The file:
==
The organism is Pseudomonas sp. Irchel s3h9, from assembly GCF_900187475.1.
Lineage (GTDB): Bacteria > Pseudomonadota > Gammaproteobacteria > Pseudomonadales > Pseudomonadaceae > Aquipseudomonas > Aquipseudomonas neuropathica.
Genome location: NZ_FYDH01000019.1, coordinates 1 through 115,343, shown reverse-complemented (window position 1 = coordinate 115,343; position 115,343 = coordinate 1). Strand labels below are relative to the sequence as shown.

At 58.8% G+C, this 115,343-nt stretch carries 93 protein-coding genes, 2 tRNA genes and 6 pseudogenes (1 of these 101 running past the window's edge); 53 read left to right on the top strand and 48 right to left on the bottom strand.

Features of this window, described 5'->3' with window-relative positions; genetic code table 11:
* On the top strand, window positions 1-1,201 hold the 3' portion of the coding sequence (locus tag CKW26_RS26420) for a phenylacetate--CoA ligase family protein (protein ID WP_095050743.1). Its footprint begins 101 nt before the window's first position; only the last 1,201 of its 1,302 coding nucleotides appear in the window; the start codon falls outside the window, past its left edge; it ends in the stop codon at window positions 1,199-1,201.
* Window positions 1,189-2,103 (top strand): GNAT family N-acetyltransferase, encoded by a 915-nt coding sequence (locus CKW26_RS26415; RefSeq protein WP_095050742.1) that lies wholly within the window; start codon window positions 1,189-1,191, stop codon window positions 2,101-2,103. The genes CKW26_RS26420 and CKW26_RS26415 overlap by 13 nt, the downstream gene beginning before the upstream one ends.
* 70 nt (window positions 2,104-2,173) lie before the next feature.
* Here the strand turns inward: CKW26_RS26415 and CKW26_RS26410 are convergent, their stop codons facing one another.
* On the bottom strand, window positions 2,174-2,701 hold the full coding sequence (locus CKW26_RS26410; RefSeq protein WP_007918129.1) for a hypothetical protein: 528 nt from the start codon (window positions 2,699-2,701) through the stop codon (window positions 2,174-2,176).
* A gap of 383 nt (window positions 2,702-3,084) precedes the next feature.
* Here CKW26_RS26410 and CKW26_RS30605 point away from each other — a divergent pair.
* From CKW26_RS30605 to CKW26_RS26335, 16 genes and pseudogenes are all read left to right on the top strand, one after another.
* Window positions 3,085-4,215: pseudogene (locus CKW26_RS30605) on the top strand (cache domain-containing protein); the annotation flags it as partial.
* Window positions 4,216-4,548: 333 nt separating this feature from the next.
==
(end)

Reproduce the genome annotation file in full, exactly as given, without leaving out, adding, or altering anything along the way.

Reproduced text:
The organism is Pseudomonas sp. Irchel s3h9, from assembly GCF_900187475.1.
Lineage (GTDB): Bacteria > Pseudomonadota > Gammaproteobacteria > Pseudomonadales > Pseudomonadaceae > Aquipseudomonas > Aquipseudomonas neuropathica.
Genome location: NZ_FYDH01000019.1, coordinates 1 through 115,343, shown reverse-complemented (window position 1 = coordinate 115,343; position 115,343 = coordinate 1). Strand labels below are relative to the sequence as shown.

At 58.8% G+C, this 115,343-nt stretch carries 93 protein-coding genes, 2 tRNA genes and 6 pseudogenes (1 of these 101 running past the window's edge); 53 read left to right on the top strand and 48 right to left on the bottom strand.

Features of this window, described 5'->3' with window-relative positions; genetic code table 11:
* On the top strand, window positions 1-1,201 hold the 3' portion of the coding sequence (locus tag CKW26_RS26420) for a phenylacetate--CoA ligase family protein (protein ID WP_095050743.1). Its footprint begins 101 nt before the window's first position; only the last 1,201 of its 1,302 coding nucleotides appear in the window; the start codon falls outside the window, past its left edge; it ends in the stop codon at window positions 1,199-1,201.
* Window positions 1,189-2,103 (top strand): GNAT family N-acetyltransferase, encoded by a 915-nt coding sequence (locus CKW26_RS26415; RefSeq protein WP_095050742.1) that lies wholly within the window; start codon window positions 1,189-1,191, stop codon window positions 2,101-2,103. The genes CKW26_RS26420 and CKW26_RS26415 overlap by 13 nt, the downstream gene beginning before the upstream one ends.
* 70 nt (window positions 2,104-2,173) lie before the next feature.
* Here the strand turns inward: CKW26_RS26415 and CKW26_RS26410 are convergent, their stop codons facing one another.
* On the bottom strand, window positions 2,174-2,701 hold the full coding sequence (locus CKW26_RS26410; RefSeq protein WP_007918129.1) for a hypothetical protein: 528 nt from the start codon (window positions 2,699-2,701) through the stop codon (window positions 2,174-2,176).
* A gap of 383 nt (window positions 2,702-3,084) precedes the next feature.
* Here CKW26_RS26410 and CKW26_RS30605 point away from each other — a divergent pair.
* From CKW26_RS30605 to CKW26_RS26335, 16 genes and pseudogenes are all read left to right on the top strand, one after another.
* Window positions 3,085-4,215: pseudogene (locus CKW26_RS30605) on the top strand (cache domain-containing protein); the annotation flags it as partial.
* Window positions 4,216-4,548: 333 nt separating this feature from the next.